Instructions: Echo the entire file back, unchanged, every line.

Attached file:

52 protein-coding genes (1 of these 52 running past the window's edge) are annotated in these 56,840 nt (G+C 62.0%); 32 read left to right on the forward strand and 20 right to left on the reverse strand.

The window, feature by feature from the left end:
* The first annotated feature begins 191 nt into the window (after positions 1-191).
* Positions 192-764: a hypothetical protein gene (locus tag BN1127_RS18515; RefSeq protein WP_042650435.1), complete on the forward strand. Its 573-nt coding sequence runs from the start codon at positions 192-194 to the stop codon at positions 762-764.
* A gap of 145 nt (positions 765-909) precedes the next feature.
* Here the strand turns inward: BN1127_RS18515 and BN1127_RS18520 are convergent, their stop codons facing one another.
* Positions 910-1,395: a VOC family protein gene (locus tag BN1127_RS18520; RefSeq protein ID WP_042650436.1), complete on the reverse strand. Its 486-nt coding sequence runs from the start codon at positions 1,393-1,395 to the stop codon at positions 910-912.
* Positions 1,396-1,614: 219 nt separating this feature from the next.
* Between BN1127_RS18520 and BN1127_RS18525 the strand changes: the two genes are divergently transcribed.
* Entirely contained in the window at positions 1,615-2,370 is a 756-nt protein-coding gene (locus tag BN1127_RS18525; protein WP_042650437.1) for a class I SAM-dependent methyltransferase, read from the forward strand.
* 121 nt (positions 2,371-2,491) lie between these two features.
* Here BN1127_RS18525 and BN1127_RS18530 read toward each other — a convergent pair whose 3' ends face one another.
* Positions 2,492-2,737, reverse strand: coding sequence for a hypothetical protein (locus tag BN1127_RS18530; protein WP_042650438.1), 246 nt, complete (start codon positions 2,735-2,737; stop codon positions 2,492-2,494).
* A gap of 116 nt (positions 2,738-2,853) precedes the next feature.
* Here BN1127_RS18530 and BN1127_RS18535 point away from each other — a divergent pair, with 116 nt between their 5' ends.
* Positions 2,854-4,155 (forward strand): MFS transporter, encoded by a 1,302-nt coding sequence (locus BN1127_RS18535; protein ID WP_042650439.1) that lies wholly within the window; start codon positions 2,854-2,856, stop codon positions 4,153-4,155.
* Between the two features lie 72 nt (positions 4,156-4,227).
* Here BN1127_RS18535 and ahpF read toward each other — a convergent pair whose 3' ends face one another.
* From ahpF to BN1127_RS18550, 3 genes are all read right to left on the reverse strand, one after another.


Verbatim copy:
52 protein-coding genes (1 of these 52 running past the window's edge) are annotated in these 56,840 nt (G+C 62.0%); 32 read left to right on the forward strand and 20 right to left on the reverse strand.

The window, feature by feature from the left end:
* The first annotated feature begins 191 nt into the window (after positions 1-191).
* Positions 192-764: a hypothetical protein gene (locus tag BN1127_RS18515; RefSeq protein WP_042650435.1), complete on the forward strand. Its 573-nt coding sequence runs from the start codon at positions 192-194 to the stop codon at positions 762-764.
* A gap of 145 nt (positions 765-909) precedes the next feature.
* Here the strand turns inward: BN1127_RS18515 and BN1127_RS18520 are convergent, their stop codons facing one another.
* Positions 910-1,395: a VOC family protein gene (locus tag BN1127_RS18520; RefSeq protein ID WP_042650436.1), complete on the reverse strand. Its 486-nt coding sequence runs from the start codon at positions 1,393-1,395 to the stop codon at positions 910-912.
* Positions 1,396-1,614: 219 nt separating this feature from the next.
* Between BN1127_RS18520 and BN1127_RS18525 the strand changes: the two genes are divergently transcribed.
* Entirely contained in the window at positions 1,615-2,370 is a 756-nt protein-coding gene (locus tag BN1127_RS18525; protein WP_042650437.1) for a class I SAM-dependent methyltransferase, read from the forward strand.
* 121 nt (positions 2,371-2,491) lie between these two features.
* Here BN1127_RS18525 and BN1127_RS18530 read toward each other — a convergent pair whose 3' ends face one another.
* Positions 2,492-2,737, reverse strand: coding sequence for a hypothetical protein (locus tag BN1127_RS18530; protein WP_042650438.1), 246 nt, complete (start codon positions 2,735-2,737; stop codon positions 2,492-2,494).
* A gap of 116 nt (positions 2,738-2,853) precedes the next feature.
* Here BN1127_RS18530 and BN1127_RS18535 point away from each other — a divergent pair, with 116 nt between their 5' ends.
* Positions 2,854-4,155 (forward strand): MFS transporter, encoded by a 1,302-nt coding sequence (locus BN1127_RS18535; protein ID WP_042650439.1) that lies wholly within the window; start codon positions 2,854-2,856, stop codon positions 4,153-4,155.
* Between the two features lie 72 nt (positions 4,156-4,227).
* Here BN1127_RS18535 and ahpF read toward each other — a convergent pair whose 3' ends face one another.
* From ahpF to BN1127_RS18550, 3 genes are all read right to left on the reverse strand, one after another.